We received this article unsolicited from one of our customers. We enjoyed reading it and wanted to share it with you.
I’ve been shooting since before I can remember. I was born in 1948 and started reloading in 1975. Perhaps I was a late bloomer, because I didn’t have the ideal domestic situation to set up the reloading equipment. My first attempt was with a Lee Loader on the kitchen table. My wife objected to the possibility of marring the new table. Had I continued, I’m sure my neighboring apartment dwellers would have objected to the hammer banging at some point.
When I would ask guys if they reloaded, they usually said they didn’t have any place to do it. I could relate. Then, after becoming single I met a neighbor who did reload. His apartment was just above mine. His reloading bench was an old bar stool. The cheap kind. He tore off the original seat and replaced it with a one square foot of one inch plywood. It was located in his living room, up against the wall between the doors of his bedroom and bathroom. There was just enough room for it.
He had two single stage Lyman reloading presses and one Ideal Number 55 powder dispenser on three sides of it. We would pull up two kitchen chairs and go to work. We used it for a foot rest and that helped keep it from moving. We loaded and shot 50,000 rounds of .38 Special that year. All out of two S&W four inch Model 15’s. Yeah, we were both single and without girlfriends. We got to be pretty good shots.
We didn’t have anyone to coach us. The guy at the local gun shop suggested finding an old guy to watch over us. But, we couldn’t find one. So he suggested, “going by the book.” That worked out fairly well, most of the time. We were casting wheel weights for bullets and thought perhaps we could make the alloy a little softer. The book suggested adding toothpaste tubes to the pot. We followed the instructions to the letter. It made very heavy and no doubt toxic smoke that smelled horrible. Further investigation revealed the book was written when toothpaste tubes were made of lead! Ah, no wonder. We started mining old bullets from the range to soften up the alloy.
A Navy Reserve friend invited me over to see his setup. He lived in a very nice apartment. His wife did not allow anything gun related to be exposed to visitors. His entire “gun room,” including firearms, ammo, reloading equipment and all the little stuff that goes with the shooting sports was in the hall coat closet.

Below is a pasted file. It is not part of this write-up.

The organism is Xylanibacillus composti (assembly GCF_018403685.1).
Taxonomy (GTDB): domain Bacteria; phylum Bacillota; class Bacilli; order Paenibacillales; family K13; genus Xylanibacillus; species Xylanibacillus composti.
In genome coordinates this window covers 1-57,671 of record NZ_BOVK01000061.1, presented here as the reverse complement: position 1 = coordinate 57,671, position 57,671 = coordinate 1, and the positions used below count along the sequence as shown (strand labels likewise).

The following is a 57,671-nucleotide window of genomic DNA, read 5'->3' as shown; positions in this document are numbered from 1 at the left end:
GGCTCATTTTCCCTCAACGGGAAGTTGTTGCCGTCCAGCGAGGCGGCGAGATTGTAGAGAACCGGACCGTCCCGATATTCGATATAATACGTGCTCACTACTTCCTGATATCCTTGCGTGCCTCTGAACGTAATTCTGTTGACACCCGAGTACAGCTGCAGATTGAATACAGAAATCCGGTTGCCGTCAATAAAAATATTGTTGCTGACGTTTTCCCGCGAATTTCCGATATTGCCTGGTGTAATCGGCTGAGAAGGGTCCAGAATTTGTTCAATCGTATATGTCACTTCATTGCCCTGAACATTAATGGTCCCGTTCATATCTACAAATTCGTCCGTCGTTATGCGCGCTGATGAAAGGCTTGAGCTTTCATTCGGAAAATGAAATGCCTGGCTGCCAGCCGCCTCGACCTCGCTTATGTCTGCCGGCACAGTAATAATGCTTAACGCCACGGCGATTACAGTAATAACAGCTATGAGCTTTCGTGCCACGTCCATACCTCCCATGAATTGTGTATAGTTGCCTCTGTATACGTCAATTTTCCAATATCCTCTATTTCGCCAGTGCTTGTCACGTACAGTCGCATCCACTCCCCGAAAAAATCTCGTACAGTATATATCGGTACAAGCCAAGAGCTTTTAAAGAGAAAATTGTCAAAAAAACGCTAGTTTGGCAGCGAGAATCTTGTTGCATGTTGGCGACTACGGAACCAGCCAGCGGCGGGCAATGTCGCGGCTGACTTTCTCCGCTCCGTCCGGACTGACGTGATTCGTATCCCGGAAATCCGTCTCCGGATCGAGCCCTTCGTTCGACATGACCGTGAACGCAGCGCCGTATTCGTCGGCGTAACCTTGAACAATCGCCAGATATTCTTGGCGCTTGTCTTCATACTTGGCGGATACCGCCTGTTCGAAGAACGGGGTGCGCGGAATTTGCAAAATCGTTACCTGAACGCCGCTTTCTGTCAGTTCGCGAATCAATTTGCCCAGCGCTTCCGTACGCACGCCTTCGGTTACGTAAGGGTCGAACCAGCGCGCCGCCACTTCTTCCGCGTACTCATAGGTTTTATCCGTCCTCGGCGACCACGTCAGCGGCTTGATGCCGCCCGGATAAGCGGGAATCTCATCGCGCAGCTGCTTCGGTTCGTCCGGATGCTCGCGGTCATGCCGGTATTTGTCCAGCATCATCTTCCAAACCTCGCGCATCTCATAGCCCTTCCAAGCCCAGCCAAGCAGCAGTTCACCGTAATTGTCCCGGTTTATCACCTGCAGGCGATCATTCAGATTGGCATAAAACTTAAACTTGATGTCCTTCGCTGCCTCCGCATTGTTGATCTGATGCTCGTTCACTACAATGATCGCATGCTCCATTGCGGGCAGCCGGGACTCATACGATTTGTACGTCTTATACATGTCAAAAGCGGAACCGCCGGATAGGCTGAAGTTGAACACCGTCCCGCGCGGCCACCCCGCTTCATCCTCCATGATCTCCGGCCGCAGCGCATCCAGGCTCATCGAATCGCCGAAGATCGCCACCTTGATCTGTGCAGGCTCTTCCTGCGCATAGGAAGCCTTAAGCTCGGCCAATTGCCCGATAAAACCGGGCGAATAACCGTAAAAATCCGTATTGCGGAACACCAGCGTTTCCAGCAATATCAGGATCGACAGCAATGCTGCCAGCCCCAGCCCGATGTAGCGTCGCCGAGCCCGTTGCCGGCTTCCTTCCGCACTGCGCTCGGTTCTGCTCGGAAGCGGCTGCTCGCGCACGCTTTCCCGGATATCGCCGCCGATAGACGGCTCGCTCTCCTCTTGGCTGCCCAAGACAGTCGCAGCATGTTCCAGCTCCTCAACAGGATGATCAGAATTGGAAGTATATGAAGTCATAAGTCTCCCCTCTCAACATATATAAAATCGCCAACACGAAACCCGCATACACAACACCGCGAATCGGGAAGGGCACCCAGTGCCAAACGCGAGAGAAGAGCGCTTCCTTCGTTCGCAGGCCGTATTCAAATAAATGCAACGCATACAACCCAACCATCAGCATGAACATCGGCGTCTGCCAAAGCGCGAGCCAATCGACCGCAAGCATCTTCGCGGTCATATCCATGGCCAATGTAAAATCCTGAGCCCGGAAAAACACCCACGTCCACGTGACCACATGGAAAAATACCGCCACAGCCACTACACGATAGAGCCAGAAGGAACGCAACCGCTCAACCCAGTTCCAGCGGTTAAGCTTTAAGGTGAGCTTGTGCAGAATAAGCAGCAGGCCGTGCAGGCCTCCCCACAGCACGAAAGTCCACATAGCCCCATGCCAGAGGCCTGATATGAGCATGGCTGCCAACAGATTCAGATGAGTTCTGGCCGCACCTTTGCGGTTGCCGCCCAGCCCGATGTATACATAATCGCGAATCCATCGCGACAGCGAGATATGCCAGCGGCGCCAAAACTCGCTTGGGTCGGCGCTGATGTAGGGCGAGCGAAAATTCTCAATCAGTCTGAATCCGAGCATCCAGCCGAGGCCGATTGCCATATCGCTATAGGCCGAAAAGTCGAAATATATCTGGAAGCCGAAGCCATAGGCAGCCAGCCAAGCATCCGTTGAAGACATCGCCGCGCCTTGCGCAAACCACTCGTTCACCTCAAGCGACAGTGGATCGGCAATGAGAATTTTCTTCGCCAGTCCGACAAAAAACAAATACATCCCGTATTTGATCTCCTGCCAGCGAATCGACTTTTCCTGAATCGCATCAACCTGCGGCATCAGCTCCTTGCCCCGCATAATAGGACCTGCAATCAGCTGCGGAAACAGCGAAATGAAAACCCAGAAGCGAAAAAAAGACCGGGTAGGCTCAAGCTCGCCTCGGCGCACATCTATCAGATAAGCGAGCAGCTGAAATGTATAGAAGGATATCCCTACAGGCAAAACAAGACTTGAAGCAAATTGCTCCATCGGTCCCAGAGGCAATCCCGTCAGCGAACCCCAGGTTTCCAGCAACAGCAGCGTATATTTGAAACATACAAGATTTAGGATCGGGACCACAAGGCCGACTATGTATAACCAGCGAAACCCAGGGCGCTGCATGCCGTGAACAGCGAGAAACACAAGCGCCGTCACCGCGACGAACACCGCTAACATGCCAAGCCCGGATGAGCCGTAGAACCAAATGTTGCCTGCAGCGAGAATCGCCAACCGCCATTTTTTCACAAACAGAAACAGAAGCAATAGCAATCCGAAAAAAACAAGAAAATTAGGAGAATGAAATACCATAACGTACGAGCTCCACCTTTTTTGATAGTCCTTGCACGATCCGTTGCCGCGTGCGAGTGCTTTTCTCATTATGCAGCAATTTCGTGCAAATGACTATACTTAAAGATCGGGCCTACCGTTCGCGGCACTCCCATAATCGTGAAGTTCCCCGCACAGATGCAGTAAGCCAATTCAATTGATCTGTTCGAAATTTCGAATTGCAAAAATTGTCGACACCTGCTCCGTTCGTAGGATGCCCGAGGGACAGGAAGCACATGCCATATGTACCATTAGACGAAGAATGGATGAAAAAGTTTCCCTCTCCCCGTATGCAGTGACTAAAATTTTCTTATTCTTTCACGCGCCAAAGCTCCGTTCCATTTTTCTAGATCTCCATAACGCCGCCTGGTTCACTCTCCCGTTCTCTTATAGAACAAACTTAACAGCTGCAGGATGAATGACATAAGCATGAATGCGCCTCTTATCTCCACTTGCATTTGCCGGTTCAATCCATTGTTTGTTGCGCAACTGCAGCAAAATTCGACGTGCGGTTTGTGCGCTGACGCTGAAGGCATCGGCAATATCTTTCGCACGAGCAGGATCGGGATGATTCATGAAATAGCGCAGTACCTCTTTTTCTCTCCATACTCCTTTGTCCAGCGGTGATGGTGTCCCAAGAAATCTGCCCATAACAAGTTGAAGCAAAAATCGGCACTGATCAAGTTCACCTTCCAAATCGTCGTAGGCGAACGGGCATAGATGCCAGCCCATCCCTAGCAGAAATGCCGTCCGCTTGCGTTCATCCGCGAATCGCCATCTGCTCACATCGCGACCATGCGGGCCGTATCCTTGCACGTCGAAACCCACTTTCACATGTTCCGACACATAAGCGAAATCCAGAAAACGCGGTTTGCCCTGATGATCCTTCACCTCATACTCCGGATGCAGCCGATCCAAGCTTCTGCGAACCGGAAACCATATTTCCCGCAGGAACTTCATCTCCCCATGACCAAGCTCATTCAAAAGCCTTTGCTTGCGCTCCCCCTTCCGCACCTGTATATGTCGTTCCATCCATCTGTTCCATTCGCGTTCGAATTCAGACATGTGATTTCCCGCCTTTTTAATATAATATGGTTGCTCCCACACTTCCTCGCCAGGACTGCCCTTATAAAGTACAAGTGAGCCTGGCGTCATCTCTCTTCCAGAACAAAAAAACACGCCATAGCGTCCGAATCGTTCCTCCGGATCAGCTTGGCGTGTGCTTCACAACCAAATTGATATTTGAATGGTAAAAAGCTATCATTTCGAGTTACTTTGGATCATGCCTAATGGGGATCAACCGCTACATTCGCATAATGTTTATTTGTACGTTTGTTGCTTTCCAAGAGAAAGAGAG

I got into police work and visited the home of my Corporal. He set up his reloading press on one of the treads of his basement stairs. The powder dump was set up on one step up from the press. His tumbler was on his chest style freezer. His two young sons were the media/case separator team. For them, it was fun and it was quality time with their father. It was almost like playing in the sand box. When he was done, he would pack it all away. Granted, it was laborious, but it worked.
I’m married again, to a cop I met on duty. I asked for a backup officer one Saturday night and they sent her. We met with our guns out. I’m not sure if that qualifies as romance, but we ended up with gold on our ring fingers. Now retired, we both shoot and she helps me reload, sometimes. My bench is in the basement and is made of 2X6’s. Yup, it’s built like a Sherman tank. One of her favorite forms of entertainment is sitting on the couch and watching TV with me. Often, we like the same shows. Sometimes I sit there and tune them out. During both, I found I could get some of the mind numbing jobs done using a hand press. I can sit there and punch out primers with a Frankford Arsenal depriming device, bell case mouths, or use a Lee hand priming device to put in new primers. So the couch became my case preparation station. Adding powder and bullets still has to happen in the basement.
If you don’t have the ideal place for your reloading equipment, that’s okay. Put your mind to it, get creative, think outside of the box and figure it out.